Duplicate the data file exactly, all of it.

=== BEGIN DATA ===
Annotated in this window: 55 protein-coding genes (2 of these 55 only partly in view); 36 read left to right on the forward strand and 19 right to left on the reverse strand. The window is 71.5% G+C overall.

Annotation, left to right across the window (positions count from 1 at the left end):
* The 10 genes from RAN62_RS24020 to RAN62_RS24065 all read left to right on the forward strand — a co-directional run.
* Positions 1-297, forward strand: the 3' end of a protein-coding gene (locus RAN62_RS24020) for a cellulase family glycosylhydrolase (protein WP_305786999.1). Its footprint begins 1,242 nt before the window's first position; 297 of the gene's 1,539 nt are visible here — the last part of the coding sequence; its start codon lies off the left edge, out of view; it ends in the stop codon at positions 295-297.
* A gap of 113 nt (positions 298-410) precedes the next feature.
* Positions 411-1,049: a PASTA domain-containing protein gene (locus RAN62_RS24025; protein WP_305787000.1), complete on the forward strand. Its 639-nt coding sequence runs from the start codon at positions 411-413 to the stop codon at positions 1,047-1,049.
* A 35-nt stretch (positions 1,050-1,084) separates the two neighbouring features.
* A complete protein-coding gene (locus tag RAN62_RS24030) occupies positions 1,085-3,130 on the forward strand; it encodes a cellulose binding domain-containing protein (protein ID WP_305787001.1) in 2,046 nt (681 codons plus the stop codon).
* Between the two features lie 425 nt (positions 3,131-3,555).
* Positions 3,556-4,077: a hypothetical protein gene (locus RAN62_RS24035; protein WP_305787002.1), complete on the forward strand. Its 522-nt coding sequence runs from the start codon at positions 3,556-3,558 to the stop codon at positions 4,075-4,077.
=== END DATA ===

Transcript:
Annotated in this window: 55 protein-coding genes (2 of these 55 only partly in view); 36 read left to right on the forward strand and 19 right to left on the reverse strand. The window is 71.5% G+C overall.

Annotation, left to right across the window (positions count from 1 at the left end):
* The 10 genes from RAN62_RS24020 to RAN62_RS24065 all read left to right on the forward strand — a co-directional run.
* Positions 1-297, forward strand: the 3' end of a protein-coding gene (locus RAN62_RS24020) for a cellulase family glycosylhydrolase (protein WP_305786999.1). Its footprint begins 1,242 nt before the window's first position; 297 of the gene's 1,539 nt are visible here — the last part of the coding sequence; its start codon lies off the left edge, out of view; it ends in the stop codon at positions 295-297.
* A gap of 113 nt (positions 298-410) precedes the next feature.
* Positions 411-1,049: a PASTA domain-containing protein gene (locus RAN62_RS24025; protein WP_305787000.1), complete on the forward strand. Its 639-nt coding sequence runs from the start codon at positions 411-413 to the stop codon at positions 1,047-1,049.
* A 35-nt stretch (positions 1,050-1,084) separates the two neighbouring features.
* A complete protein-coding gene (locus tag RAN62_RS24030) occupies positions 1,085-3,130 on the forward strand; it encodes a cellulose binding domain-containing protein (protein ID WP_305787001.1) in 2,046 nt (681 codons plus the stop codon).
* Between the two features lie 425 nt (positions 3,131-3,555).
* Positions 3,556-4,077: a hypothetical protein gene (locus RAN62_RS24035; protein WP_305787002.1), complete on the forward strand. Its 522-nt coding sequence runs from the start codon at positions 3,556-3,558 to the stop codon at positions 4,075-4,077.